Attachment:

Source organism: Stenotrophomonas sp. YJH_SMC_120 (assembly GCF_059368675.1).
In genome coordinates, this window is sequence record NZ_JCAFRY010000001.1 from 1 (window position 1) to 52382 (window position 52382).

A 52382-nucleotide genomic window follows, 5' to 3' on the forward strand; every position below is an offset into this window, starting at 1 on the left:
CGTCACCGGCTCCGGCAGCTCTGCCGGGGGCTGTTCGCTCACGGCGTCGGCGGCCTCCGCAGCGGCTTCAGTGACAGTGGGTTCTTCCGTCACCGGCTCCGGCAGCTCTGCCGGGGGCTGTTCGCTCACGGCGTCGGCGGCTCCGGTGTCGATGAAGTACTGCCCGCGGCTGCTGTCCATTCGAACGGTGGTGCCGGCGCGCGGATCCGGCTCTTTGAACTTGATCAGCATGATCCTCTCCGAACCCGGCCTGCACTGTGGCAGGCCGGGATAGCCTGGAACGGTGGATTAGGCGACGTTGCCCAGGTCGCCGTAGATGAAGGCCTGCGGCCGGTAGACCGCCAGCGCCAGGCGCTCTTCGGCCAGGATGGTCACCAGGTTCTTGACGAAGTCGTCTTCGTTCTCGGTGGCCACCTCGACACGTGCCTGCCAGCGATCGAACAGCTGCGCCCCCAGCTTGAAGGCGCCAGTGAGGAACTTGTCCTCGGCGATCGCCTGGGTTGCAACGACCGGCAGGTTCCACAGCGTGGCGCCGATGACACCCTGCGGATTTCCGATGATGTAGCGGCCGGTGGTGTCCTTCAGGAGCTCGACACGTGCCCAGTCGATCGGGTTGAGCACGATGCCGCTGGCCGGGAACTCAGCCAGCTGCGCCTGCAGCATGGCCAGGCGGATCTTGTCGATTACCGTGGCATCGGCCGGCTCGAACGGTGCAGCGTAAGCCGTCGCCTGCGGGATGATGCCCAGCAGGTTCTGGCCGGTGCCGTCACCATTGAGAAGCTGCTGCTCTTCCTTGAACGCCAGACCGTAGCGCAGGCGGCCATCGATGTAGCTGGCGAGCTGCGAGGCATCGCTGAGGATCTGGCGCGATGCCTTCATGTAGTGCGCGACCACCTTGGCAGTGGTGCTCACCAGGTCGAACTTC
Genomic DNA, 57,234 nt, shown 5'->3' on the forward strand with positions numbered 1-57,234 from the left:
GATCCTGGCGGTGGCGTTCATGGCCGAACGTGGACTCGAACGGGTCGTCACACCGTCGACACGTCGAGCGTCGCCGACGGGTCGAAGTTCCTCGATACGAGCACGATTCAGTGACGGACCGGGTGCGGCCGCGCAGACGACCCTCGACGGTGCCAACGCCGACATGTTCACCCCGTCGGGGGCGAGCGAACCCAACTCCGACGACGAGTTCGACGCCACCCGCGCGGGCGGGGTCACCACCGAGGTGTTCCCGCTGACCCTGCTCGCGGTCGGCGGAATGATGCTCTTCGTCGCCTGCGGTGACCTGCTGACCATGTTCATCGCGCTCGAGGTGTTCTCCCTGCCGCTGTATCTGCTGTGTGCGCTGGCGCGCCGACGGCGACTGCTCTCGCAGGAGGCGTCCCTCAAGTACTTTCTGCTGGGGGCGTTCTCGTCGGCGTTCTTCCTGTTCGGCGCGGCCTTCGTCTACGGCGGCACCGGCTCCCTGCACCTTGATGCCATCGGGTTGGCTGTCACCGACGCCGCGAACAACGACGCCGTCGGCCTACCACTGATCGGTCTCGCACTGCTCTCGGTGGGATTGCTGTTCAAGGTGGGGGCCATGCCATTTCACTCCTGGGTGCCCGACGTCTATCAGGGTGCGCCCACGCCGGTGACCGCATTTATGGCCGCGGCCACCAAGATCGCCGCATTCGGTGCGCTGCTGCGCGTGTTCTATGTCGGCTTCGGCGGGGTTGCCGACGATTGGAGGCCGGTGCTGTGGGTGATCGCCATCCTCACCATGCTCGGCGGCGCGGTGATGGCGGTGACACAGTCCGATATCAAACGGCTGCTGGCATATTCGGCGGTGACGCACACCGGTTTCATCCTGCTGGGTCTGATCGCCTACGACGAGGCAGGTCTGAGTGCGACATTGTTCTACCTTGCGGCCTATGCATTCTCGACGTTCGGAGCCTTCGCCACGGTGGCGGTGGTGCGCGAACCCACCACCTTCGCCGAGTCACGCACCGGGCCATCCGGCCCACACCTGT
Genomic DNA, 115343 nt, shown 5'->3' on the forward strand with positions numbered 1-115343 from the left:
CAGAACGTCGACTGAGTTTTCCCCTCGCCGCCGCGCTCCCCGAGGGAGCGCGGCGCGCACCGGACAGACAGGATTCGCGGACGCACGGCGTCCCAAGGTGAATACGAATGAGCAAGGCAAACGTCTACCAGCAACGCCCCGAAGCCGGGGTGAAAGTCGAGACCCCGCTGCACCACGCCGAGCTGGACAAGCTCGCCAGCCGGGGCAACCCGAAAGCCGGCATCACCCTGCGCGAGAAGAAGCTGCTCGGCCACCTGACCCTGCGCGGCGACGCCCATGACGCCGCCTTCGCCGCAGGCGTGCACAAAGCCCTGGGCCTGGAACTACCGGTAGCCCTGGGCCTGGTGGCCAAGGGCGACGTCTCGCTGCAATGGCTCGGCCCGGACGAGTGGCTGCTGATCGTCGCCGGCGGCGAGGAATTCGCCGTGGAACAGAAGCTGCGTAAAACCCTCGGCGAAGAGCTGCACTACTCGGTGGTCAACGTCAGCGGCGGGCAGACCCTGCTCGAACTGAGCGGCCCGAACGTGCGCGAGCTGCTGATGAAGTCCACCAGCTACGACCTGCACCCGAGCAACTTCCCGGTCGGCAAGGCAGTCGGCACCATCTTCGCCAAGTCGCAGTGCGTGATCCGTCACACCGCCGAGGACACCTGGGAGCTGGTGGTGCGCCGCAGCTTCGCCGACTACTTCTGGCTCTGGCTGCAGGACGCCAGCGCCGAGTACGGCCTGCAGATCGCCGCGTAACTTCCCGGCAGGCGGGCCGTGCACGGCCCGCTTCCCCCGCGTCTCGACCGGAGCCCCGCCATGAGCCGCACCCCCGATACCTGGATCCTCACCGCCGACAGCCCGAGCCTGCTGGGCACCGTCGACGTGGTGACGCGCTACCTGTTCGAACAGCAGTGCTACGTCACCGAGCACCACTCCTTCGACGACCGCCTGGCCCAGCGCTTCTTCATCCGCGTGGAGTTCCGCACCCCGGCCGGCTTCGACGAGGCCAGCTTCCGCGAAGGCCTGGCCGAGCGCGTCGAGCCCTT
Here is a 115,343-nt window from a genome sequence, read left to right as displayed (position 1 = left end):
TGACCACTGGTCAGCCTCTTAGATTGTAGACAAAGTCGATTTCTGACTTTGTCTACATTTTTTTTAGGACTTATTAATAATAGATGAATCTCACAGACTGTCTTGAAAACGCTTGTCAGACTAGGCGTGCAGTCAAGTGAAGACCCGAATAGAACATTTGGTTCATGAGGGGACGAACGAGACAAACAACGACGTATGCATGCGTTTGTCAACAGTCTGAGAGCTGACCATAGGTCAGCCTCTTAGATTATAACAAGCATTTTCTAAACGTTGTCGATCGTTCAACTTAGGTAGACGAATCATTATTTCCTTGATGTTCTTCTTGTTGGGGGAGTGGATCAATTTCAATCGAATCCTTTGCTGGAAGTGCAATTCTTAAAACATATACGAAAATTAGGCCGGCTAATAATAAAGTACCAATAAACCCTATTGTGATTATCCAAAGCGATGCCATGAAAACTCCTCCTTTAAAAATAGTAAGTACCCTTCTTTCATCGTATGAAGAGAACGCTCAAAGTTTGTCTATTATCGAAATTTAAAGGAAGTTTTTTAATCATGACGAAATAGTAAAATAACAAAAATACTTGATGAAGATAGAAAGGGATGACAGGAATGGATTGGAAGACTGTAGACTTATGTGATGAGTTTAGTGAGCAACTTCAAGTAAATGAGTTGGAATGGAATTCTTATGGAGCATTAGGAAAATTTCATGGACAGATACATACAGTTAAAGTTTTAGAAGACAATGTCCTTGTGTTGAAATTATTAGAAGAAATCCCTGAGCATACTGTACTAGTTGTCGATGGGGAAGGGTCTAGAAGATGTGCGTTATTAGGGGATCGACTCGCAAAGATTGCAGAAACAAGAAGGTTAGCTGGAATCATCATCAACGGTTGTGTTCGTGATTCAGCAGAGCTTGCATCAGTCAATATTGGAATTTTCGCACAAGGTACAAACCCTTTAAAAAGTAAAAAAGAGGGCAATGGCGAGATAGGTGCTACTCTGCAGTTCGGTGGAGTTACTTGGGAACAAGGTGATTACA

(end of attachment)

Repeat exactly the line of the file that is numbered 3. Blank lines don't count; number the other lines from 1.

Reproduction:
A 52382-nucleotide genomic window follows, 5' to 3' on the forward strand; every position below is an offset into this window, starting at 1 on the left: